Q&A: Author of book about Larry Itliong talks about why she writes about Filipino-American history

March 2, 2019 /

The National Book Tour for “Journey For Justice: The Life of Larry Itliong” first kicked off in early February with a three-day event in Delano, the birthplace to one of the most significant American social movements of all time.

The book is written by scholar Dawn Mabalon and Gayle Romasanta and illustrated by Andre Sibayan. It highlights Larry Itliong’s fight against discrimination, unfair wages and poor working conditions for farm workers.

The children’s book is the first Filipino-American history book and the first book ever written about Larry Itliong. With the lack of acknowledgement of Filipino-American heroes and their legacies, the book sheds a light for the education and culture building towards not only the Filipino communities but throughout the nation.

Providing an accurate timeline of events and nonfictional stories, Mabalon and Romasanta were able to reveal a whole new perspective and hidden treasures of the infamous 1965 Grape Strike.

South Kern Sol’s Zhakeila Cabico sat down with Romasanta to talk about the vision behind the book.

The conversation has been edited for length and clarity.

Q: What do you hope readers take aware from reading your book?

A: I hope it inspires people to tell their story and to tell their families stories and to investigate who they are and where they came from. I think that it is very important for communities and families to know that. You come to the United States, and you’re supposed to assimilate. Not many people think that way, but this is America, and you need to keep your culture, and you need to share that with others, and you need to find pride in it. It is powerful, and it is valuable.

Q: On a personal note, what inspired you to write about Filipino-American History?

A: I’m from Stockton, and I grew up with the Manongs. When I was thirteen years-old, I went to the Philippines, and so my two worlds — with being American and with being born in the Philippines — collided. I think from there, I had so much empathy, and I had so much love for my community, my family and for everybody who came before me because I definitely understand the struggle behind these stories.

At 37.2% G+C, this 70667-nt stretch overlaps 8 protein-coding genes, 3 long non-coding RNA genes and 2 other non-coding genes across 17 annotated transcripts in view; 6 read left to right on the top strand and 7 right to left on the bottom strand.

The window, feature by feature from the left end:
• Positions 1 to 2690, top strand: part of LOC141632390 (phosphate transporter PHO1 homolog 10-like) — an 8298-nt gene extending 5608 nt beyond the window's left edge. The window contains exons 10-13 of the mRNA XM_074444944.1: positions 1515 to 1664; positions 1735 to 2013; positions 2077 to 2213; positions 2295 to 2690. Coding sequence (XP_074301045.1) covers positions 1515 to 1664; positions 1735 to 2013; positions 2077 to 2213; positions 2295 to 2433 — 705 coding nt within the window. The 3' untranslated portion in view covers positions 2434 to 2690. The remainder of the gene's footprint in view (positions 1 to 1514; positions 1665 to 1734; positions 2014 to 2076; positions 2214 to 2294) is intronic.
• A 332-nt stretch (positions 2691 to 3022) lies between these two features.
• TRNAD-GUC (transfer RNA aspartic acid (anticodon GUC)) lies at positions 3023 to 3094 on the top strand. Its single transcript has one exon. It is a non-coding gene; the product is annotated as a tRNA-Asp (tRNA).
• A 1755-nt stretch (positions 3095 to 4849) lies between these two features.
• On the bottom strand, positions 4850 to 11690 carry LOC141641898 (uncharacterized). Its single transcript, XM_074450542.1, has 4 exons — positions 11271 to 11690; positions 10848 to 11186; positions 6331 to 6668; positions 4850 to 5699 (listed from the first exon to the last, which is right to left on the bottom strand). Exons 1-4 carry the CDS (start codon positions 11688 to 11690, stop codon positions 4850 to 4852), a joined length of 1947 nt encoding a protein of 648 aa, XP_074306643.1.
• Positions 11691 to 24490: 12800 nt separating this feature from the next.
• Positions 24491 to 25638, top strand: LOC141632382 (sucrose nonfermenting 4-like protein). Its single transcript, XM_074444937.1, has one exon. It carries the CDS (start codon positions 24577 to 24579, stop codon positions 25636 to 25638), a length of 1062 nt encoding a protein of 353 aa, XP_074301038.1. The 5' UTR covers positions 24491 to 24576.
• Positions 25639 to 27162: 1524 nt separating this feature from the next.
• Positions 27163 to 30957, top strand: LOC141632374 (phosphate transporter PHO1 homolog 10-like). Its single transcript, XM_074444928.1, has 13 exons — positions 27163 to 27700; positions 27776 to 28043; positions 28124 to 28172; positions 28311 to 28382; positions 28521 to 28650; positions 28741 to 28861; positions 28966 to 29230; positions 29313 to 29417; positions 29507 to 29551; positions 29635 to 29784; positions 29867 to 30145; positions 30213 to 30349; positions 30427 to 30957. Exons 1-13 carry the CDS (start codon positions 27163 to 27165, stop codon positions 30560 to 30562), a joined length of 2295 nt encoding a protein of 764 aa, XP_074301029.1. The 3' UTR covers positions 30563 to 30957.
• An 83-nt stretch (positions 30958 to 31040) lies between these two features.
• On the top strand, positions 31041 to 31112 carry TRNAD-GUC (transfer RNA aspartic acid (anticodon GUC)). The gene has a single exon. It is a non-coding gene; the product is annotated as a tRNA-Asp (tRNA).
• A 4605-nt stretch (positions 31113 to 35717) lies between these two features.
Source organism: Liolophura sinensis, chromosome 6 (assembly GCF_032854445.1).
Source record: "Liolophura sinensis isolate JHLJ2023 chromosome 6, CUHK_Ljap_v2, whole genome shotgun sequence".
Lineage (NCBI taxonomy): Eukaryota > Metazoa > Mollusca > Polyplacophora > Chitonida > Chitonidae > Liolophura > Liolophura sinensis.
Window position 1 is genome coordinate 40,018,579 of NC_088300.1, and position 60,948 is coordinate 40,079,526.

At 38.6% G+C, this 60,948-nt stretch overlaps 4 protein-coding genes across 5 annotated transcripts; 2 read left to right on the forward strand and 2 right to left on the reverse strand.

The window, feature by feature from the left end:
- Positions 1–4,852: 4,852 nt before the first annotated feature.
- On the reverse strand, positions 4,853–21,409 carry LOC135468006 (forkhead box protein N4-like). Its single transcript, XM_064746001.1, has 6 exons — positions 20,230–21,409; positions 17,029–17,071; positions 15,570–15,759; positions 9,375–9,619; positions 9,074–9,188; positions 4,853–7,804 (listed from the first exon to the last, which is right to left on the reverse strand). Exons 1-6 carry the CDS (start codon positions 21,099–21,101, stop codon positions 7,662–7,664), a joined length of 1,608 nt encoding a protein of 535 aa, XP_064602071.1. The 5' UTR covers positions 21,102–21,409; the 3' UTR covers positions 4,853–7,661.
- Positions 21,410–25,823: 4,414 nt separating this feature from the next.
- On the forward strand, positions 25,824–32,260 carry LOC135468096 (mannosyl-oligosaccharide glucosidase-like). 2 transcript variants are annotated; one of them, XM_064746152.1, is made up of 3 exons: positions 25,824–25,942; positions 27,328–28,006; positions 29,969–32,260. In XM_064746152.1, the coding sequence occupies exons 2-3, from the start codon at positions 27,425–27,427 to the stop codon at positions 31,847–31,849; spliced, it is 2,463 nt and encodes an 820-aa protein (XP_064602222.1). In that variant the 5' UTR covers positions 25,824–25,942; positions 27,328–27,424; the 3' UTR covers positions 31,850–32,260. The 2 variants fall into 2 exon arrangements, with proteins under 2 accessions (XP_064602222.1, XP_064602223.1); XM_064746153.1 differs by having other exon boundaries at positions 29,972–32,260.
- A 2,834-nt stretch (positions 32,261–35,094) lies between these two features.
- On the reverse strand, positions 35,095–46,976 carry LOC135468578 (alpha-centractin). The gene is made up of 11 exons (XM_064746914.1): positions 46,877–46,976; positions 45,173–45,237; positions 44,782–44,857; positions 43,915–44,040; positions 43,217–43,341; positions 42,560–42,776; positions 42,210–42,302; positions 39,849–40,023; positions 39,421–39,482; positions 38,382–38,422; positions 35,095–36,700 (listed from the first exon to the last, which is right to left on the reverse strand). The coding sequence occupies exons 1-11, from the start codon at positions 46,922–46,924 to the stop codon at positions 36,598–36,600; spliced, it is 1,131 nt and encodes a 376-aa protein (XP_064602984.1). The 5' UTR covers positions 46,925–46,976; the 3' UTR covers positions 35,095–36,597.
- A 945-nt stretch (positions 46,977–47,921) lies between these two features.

Q: If you were to give advice to Filipino youth, what would it be and why?

A: I would definitely say, one, get your education, regardless. Find something, love it, and be the expert at it. And share the information with others. Also, investigate your family, investigate the elders who don’t say anything and don’t tell you stories. And if you don’t have family members or if you don’t feel close to them, then you need to ask others in your community and for sure someone will tell you something.

Q: What inspired you and Dawn to write a children’s book specifically?

A: I called Dawn, and I said, ‘Hey listen. We need to write a children’s book about Larry Itliong.” She was all for it. She was writing her adult biography of Larry Itliong so it was perfect for her.  I think it was just to get as many people to know about Larry Itliong and to know Filipino-American History, the people and the community. She was going to teach this at the university level and then her words could also reach out to inner research to younger folks. So I think that was definitely the reason for why we did this —  to reach far and wide. And for me, the younger, the better. That was definitely my feeling when I reached out to Dawn to talk about this project.

Q: What did you learn while writing the book that you didn’t know before?

A: I think the raw dates of when everything was happening and how things fit together. And how in the larger context with what was happening, in laws and policy and how that affected our community so much. I think, really though, the larger context would be reminded. I’m not a student activist anymore, I’m a mother to four so I think what does that mean for me now. So these were all very new emotions and learning this story at a different part of my life that I wasn’t as a young person.

Q: Starting with the book, what further actions will you do to expand the education of Filipinos in America?

A: We’re going to unveil the teacher’s guide today. That’s based on this book. We’re also writing books, so we have other books coming that talk about other Filipino-American heroes — women and the men in our community.

Zhakeila Cabico

Zhakeila Cabico is a youth reporter from Delano for South Kern Sol.